When 5-year-old Olivia Gray was offered a spot on a youth softball team, she didn’t want to play because she was afraid of failing.
But her father, Shawn, encouraged her to give the sport another chance because of his daughter’s competitive attitude. He wanted to see her play a sport where there was team and individual action, and softball included both.
One year later, Gray gave the game a fair shot, and it paid off. Initially, she was surprised when she felt so natural on the field. She knew instantly she loved the game, and it was something she wanted to keep up with.
“As a kid, I was very set in my ways,” Gray said. “If I was good at something, I kind of wanted to stick with that.”
She stuck with it, and now, in her sophomore season of college softball, Gray has the second-best slugging percentage on Pitt’s softball team at .497, nailing a team-leading 42 hits and adding seven home runs this season.
Gray’s first opportunity for a collegiate softball career came early in her first year of high school. She got a scholarship offer from Robert Morris University for a full ride.
“I was still going through that growing curve, of all that recruiting,” Gray said. “I didn’t really understand — it was actually real, it was actually happening. It was so surreal.”
Gray received offers from three schools — including Pitt — but there were a lot of schools with interest.
“I think if I waited a little bit longer, I think I would’ve gotten more offers,” Gray said. “But after my sophomore season, I knew I wanted to commit to Pitt, so I signed.”
In mid-March of her sophomore year, she decided to commit to Pitt, only 40 minutes away from her hometown of Washington, Pennsylvania. Even after two years coaching her, Pitt head coach Holly Aprile still remembers recruiting Gray in high school because she was impressed with the way Gray pushed herself.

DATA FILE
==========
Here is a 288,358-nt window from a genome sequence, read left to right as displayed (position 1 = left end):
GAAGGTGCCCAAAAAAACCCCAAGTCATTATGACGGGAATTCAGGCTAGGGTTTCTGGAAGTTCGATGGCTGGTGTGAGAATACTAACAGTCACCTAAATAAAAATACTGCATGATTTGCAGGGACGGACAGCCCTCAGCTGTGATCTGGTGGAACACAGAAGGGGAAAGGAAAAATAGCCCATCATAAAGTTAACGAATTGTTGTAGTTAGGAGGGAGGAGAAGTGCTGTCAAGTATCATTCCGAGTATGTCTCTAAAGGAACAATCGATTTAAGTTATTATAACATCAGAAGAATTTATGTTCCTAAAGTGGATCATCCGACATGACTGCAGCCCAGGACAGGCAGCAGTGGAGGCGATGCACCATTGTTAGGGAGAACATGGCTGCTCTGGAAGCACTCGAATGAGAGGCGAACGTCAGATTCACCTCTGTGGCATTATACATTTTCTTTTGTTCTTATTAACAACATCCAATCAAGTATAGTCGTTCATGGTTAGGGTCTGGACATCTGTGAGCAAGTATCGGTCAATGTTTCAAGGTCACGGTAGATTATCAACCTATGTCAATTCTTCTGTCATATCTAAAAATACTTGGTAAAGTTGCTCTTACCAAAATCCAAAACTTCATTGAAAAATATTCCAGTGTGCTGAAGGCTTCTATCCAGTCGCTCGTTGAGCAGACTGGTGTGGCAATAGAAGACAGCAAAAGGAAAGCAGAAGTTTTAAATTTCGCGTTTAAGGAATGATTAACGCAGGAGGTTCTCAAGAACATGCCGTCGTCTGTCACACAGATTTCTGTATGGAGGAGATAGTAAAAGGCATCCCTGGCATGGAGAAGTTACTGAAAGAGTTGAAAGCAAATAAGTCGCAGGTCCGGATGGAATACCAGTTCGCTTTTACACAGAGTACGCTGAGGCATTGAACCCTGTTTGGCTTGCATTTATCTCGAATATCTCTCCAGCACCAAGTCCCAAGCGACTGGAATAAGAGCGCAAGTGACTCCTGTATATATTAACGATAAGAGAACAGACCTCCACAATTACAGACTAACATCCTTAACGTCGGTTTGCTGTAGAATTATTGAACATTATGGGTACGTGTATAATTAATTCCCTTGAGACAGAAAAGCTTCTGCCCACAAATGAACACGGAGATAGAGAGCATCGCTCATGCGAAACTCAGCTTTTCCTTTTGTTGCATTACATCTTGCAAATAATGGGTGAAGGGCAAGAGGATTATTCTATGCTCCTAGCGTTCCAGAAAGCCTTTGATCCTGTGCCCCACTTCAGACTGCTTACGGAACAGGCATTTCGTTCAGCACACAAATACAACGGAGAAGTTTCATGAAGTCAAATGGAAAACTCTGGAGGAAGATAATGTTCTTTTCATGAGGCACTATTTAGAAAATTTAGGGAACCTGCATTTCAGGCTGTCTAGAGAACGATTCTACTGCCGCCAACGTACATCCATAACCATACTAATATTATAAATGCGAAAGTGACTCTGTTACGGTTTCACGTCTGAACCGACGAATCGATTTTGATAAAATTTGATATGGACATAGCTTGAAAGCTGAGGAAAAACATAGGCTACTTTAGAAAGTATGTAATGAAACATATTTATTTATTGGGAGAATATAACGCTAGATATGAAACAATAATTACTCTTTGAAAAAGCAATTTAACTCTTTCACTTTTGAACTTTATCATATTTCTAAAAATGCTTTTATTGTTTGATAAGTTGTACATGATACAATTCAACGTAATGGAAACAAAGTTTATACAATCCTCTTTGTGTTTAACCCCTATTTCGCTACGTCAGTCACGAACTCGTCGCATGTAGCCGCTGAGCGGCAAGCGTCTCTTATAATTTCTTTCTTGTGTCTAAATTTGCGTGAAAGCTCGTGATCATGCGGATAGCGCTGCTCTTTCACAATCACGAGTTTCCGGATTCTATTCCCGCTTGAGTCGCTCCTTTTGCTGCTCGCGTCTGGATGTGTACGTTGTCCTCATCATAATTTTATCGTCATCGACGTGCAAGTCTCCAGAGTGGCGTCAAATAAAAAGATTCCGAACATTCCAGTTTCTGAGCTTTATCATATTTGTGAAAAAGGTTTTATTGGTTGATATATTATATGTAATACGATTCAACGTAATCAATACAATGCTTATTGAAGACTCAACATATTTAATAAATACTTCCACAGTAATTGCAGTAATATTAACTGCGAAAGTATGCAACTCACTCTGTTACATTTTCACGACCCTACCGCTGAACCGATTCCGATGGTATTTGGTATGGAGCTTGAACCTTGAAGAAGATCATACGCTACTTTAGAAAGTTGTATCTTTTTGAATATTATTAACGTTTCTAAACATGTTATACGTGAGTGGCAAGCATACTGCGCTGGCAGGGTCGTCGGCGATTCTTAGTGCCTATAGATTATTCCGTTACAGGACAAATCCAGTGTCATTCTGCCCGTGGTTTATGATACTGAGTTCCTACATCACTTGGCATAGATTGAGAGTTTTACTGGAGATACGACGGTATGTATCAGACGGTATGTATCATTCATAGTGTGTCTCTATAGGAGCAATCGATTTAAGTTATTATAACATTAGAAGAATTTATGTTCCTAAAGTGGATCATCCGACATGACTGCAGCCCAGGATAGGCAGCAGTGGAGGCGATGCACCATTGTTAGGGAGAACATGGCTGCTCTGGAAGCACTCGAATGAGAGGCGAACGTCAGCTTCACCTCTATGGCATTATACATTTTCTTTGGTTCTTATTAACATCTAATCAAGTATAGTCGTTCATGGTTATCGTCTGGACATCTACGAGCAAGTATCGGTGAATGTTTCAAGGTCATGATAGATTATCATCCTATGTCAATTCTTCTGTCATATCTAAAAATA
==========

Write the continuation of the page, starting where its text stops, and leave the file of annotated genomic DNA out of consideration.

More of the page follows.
“Olivia is a very, very tough kid,” Aprile said. “She goes all-out, all the time, and there’s no way that wouldn’t stand out to me. You can tell how passionate she was, how passionate she still is, and she’s always, always playing so hard.”
Shawn was also pleased with his daughter’s decision to play for the University of Pittsburgh because of Olivia’s intentions of heading into the medical field. He also enjoys being able to travel just a short distance to see his daughter play.
“I hear from a lot of girls that I’ve coached that they’re homesick or that they wish their parents could see them more,” Shawn said. “Having [Olivia’s] school 40 minutes away from our house, I get to go to a practice if I want to … My wife and I have been able to go everywhere, away and home, and we are extremely blessed in that.”
When Gray got to Pitt, she played in the outfield. She was a trained shortstop, but the coaches had something else in mind. This past season, Gray played third base, and became, in Aprile’s opinion, one of the best third basemen in the conference.
“It’s a really tough position and it’s really involved, particularly at the collegiate level,” Aprile said. “She is really, really good. She’s made such great improvements throughout the year, especially in learning that position.”
Looking back at her first two years, Gray’s favorite memory while playing in college was her first collegiate homerun. It was the first home ACC game of the year, and many of her friends and family were in the cold, snowy stands of Vartabedian Field. The Panthers went on to win the game 7-3, giving Gray her first ACC win.